Hentland, Gillow Manor



c(2). Chapel Tump, 550 yards S. of St. Owen's Cross, has been much defaced and the contours altered by modern cottages and gardens. The enclosure was perhaps roughly oval on plan with an area of about ¾ acre; there are traces of a bank along the N.W. and S.E. sides. The surrounding ditch remains on the S.W. side, where the outer scarp is rock-cut, and on the greater part of the N.W. side. The interior rises about 8 ft. above the bottom of the ditch.


c(3). Gillow Manor (Plate 176), farmhouse and moat, 1 m. S.W. of the church. The House is of two storeys with attics and basement; the walls are of local stone rubble with worked dressings of the same material, plastered timber-framing and some modern brick; the roofs are covered with modern slate. It is in four ranges built round a rectangular courtyard and dates from the latter part of the 14th century. The projecting gatehouse on the S.W. front and the block adjoining it on the N.W. are original, as are also some of the courtyard walls and possibly some of the internal walls. In the 16th century the gatehouse was partly re-built, a wing was added on the N.W. side of the building, and at the end of the century a staircase was inserted on the S.E. side of the new wing. Early in the 17th century a large part of the N.E. and S.E. ranges were re-built, and later in the same century the S.E. end of the S.W. range was re-built; the upper part of the N.W. wing was also re-built in the 17th century. The house has been considerably altered in modern times and an additional staircase has been inserted on the N.W. side of the courtyard.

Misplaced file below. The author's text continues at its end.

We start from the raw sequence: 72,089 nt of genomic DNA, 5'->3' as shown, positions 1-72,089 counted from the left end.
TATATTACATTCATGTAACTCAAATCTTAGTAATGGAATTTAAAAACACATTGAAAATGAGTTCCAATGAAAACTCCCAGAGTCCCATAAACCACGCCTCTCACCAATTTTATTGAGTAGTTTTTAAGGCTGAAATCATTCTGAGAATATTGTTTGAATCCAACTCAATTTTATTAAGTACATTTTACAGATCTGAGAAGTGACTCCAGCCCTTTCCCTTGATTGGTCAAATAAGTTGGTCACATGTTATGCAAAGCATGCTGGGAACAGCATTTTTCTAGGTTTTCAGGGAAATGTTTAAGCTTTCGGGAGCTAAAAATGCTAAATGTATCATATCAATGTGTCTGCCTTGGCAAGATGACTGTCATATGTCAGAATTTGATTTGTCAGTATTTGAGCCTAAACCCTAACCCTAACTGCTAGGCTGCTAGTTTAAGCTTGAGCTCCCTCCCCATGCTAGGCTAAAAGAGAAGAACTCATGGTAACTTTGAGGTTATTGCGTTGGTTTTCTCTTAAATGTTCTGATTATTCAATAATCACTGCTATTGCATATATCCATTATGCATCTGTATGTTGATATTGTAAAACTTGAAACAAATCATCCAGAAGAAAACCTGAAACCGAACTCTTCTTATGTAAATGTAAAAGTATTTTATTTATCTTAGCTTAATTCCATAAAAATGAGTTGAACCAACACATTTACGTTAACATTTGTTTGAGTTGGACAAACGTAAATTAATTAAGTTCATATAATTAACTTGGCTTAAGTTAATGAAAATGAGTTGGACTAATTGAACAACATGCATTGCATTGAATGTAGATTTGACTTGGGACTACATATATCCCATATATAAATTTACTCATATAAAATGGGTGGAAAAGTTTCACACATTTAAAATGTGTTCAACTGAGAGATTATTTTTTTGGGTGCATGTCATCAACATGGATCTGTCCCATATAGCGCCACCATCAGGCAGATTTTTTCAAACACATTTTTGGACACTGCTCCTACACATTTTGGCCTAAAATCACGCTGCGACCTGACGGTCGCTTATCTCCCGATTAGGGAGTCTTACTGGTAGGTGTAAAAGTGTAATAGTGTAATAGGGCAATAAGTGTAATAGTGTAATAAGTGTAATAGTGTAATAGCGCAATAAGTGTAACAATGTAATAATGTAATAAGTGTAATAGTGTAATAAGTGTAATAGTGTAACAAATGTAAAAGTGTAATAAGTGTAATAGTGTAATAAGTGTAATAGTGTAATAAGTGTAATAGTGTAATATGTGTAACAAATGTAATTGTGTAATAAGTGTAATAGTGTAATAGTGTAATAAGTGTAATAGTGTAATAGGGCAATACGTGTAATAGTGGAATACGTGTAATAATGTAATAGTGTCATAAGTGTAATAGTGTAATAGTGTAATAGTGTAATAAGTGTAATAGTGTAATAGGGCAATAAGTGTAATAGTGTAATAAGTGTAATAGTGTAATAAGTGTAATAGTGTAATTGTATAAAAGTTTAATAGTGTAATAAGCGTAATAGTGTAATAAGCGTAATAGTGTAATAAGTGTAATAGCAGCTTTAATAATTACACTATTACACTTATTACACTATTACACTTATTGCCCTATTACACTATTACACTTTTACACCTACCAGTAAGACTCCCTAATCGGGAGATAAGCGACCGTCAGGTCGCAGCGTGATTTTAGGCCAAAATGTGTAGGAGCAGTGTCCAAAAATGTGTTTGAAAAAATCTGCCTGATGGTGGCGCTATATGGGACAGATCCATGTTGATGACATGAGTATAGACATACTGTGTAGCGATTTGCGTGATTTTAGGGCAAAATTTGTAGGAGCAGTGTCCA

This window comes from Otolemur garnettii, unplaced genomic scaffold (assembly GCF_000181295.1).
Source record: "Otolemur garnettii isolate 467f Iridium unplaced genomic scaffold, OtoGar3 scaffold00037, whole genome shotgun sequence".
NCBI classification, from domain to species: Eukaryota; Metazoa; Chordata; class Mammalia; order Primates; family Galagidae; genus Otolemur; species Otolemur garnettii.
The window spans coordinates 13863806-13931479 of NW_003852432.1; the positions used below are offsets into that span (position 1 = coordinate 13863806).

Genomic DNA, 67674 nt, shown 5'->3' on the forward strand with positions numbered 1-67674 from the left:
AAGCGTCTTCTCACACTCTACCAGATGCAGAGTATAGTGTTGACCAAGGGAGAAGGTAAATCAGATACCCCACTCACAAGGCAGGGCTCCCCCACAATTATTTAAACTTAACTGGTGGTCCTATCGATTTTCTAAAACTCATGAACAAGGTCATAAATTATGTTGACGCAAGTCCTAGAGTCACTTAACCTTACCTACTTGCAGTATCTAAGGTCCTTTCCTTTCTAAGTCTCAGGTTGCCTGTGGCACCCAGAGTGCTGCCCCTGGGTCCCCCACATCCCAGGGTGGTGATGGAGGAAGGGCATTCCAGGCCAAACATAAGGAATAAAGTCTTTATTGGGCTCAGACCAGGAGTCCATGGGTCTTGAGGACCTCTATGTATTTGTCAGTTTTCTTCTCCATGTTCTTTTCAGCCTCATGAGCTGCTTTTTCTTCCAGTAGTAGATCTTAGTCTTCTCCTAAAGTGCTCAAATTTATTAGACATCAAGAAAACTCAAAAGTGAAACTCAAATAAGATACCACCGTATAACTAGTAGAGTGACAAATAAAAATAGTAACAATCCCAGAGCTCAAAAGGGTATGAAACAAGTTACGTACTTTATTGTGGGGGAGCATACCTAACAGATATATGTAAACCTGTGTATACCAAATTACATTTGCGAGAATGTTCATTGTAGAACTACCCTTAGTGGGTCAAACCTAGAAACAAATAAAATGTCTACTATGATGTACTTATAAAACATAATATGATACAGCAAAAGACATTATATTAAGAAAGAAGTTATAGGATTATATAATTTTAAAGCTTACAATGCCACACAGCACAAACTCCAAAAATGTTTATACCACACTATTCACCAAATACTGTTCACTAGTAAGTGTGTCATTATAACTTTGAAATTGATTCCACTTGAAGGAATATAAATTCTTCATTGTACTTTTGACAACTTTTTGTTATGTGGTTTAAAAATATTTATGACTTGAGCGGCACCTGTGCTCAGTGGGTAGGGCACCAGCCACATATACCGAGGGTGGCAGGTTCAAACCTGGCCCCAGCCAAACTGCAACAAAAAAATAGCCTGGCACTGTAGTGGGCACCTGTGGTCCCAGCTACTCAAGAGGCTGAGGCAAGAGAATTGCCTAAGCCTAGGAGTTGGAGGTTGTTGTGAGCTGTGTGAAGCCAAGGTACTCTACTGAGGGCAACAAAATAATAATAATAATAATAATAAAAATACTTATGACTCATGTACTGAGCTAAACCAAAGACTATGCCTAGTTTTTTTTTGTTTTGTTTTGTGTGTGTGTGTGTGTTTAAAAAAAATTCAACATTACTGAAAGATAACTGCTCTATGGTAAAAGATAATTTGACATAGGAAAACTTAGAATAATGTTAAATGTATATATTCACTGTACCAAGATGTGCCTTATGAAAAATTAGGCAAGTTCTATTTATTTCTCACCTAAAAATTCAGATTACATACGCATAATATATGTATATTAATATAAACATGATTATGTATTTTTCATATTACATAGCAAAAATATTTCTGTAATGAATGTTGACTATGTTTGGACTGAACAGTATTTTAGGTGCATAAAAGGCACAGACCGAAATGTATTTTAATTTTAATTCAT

The S.W. Elevation has, projecting from the middle of the original front, the gatehouse; it is surmounted by an embattled parapet and has the front wall continued beyond the side walls as buttresses. The entrance archway has chamfered jambs and four-centred head and opens into a passage-way with a segmental-pointed barrel-vault; above the archway is a horizontal moulded string. The first floor has a 16th-century window of four lights in a square head with a moulded label; S.E. of this window is a small square-headed window lighting a garde-robe; in the return N.W. wall of the gatehouse to the upper floor is a small square-headed window, now blocked. N.W. of the gatehouse, on the ground floor, is a late 14th-century window of two transomed and trefoil-headed lights with a quatrefoil in a two-centred head with a much-weathered label; it has been blocked with later brickwork. The S.W. end of the N.W. addition is of three storeys with attics and is gabled; the ground storey or basement has a modern doorway inserted in the aperture of a 16th-century square-headed window with a moulded label. The N.W. elevation has, towards the S.W. end, a large chimney-stack diminishing in projection and width towards the top in irregularly placed weathered off-sets; N.E. of the stack is a modern plinth, and the upper part of the wall is of 17th-century date; in the wall is a 16th-century window of three square-headed lights, one of which is blocked, and S.W. of the chimney-stack is a single-light window of the same date; there are three other old blocked windows in this part. The N.E. Elevation has towards the N.W. end a blocked square-headed window of two lights and retains two early 17th-century windows with moulded frames and mullions, one on the ground and one on the first floor; the chimney-stack is rectangular and has some modern refacing as has the wall adjoining it. The S.E. Elevation is almost entirely covered with ivy; the two chimney-stacks appear to be of 17th-century date.